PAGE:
WMCN Picks: Neko Case


Singer Neko Case. Photo courtesy of Emily Shur.

Singer Neko Case. Photo courtesy of Emily Shur.
Singer Neko Case. Photo courtesy of Emily Shur.

Full disclosure: Neko Case is my cool aunt. And high school English teacher. And therapist, actually. And local bartender. And guardian angel. And she’s my pet—a cat when I need cool wisdom, a dog when I need affectionate understanding. She is, and has been, all of these things to me since 2006, when I picked up her album “Fox Confessor Brings The Flood,” a haunting album of folk tales and murder ballads. Her last album, 2009’s “Middle Cyclone,” was a gorgeous suckerpunch of songs about personified natural disasters and, yes, more murder ballads. Now, Case is back with “The Worse Things Get, The Harder I Fight, The Harder I Fight, The More I Love You.” While murder ballads remain (“Bracing for Sunday” includes the spectacular line: “She died having a child by her brother/ He died because I murdered him.”), most tracks explore unmarked emotional territory.

This is Case’s most confessional record, by far. Here, she reckons with child neglect, death, gender, and depression with crushing honesty and an impossibly sordid wit. In the past, she’s skirted these topics with stories of caged tigers and killer whales, but here she removes all obscurity and metaphor, finally letting herself be the animal of interest. The result is not weak or vulnerable—rather, Case comes off as an even stronger artist. Her muscle is no longer reserved for her songwriting or voice, but shared with her spirit.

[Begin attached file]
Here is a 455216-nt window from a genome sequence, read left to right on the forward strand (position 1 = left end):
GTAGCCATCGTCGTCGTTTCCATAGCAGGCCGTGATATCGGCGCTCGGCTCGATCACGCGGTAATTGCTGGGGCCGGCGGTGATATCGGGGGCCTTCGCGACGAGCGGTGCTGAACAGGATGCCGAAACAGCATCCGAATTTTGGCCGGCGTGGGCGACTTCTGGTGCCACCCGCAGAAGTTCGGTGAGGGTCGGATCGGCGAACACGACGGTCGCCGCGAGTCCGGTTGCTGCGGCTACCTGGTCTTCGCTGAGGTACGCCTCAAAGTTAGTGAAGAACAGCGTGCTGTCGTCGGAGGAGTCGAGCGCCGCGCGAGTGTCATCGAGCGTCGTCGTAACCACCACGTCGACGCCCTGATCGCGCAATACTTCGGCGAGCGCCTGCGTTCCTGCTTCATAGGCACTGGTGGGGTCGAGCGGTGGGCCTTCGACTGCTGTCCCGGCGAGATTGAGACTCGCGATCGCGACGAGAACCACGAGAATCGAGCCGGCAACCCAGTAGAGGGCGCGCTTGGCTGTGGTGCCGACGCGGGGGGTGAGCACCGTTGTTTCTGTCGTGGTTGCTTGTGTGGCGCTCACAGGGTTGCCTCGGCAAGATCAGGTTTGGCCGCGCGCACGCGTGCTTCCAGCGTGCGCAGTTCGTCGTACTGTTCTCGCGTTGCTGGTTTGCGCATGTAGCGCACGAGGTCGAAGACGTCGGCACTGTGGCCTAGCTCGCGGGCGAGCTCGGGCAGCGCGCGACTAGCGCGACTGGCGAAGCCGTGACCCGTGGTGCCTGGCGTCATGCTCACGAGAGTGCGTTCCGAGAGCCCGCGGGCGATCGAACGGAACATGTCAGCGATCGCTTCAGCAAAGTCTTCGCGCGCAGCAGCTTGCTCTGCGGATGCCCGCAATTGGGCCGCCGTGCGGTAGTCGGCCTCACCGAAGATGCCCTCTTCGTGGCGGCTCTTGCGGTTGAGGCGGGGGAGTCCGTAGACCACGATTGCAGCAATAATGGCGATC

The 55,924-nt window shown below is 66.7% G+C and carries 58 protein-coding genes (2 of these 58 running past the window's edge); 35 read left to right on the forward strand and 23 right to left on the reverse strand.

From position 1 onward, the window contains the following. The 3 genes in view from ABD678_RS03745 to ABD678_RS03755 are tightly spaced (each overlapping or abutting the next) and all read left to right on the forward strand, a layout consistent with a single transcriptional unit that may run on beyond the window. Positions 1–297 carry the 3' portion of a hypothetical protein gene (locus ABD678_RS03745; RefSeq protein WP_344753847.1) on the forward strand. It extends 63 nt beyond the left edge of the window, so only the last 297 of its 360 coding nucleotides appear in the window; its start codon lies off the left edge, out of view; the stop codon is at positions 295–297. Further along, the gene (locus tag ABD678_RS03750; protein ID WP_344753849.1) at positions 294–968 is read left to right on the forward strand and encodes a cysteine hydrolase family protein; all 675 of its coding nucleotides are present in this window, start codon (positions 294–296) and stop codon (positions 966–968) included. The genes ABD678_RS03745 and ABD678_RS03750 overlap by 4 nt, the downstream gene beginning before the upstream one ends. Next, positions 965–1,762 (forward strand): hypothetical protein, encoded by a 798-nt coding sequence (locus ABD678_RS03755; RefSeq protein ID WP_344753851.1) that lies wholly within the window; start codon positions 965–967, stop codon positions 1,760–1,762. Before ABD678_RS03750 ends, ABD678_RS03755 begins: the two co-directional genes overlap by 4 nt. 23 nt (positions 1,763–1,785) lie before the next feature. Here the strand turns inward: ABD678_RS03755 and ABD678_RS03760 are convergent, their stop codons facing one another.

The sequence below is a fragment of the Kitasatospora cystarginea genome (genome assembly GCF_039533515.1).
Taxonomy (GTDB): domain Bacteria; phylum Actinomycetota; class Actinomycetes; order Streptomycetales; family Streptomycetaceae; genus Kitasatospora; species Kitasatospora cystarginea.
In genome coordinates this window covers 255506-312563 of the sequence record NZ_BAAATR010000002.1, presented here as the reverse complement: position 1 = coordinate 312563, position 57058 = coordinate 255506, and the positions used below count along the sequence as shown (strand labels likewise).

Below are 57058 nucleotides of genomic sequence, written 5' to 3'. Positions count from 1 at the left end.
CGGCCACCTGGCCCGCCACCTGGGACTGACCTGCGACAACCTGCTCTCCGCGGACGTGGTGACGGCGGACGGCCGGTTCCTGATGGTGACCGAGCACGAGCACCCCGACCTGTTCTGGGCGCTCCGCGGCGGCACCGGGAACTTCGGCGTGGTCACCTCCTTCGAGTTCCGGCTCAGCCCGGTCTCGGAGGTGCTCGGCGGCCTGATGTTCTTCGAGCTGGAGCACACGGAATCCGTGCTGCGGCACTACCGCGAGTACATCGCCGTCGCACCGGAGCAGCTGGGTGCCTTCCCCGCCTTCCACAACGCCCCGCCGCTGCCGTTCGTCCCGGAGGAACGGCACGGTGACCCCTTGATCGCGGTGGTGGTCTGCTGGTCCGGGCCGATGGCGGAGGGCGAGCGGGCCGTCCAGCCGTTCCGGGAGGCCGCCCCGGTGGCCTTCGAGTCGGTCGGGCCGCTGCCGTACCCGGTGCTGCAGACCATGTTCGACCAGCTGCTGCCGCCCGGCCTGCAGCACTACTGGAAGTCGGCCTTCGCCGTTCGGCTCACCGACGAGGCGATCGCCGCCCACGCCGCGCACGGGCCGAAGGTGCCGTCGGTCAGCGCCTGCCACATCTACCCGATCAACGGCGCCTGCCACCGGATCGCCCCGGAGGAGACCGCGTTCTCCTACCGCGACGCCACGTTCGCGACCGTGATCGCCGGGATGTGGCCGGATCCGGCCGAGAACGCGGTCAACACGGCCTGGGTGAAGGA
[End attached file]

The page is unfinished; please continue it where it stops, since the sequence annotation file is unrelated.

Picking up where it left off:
Musically, “The Worse Things Get…” is a logical progression. There are dive bar folk ballads (“I’m From Nowhere,” “Calling Cards”) alongside power pop gems that recall her other work in the New Pornographers (“Man,” “Ragtime.”) But the album is not without its risks. Most notable is “Nearly Midnight, Honolulu,” an a capella reflection on witnessing a mother yell at her child at a bus stop. You haven’t experienced the words, “Get the fuck away from me/ Why don’t you ever shut up?” until you’ve heard them harmonized.

The last few years have been ones of aggressive transition for Case. She lost both parents, with whom she was not close (she ran away from home as a teenager), and her grandmother, with whom she was. She fell into a depression. She got tattoos. And now she’s emerged with the most emotionally raw record of her career. If resilience has a sound, it’s Neko Case’s voice.

Neko Case is performing at First Avenue on October 16 and 17.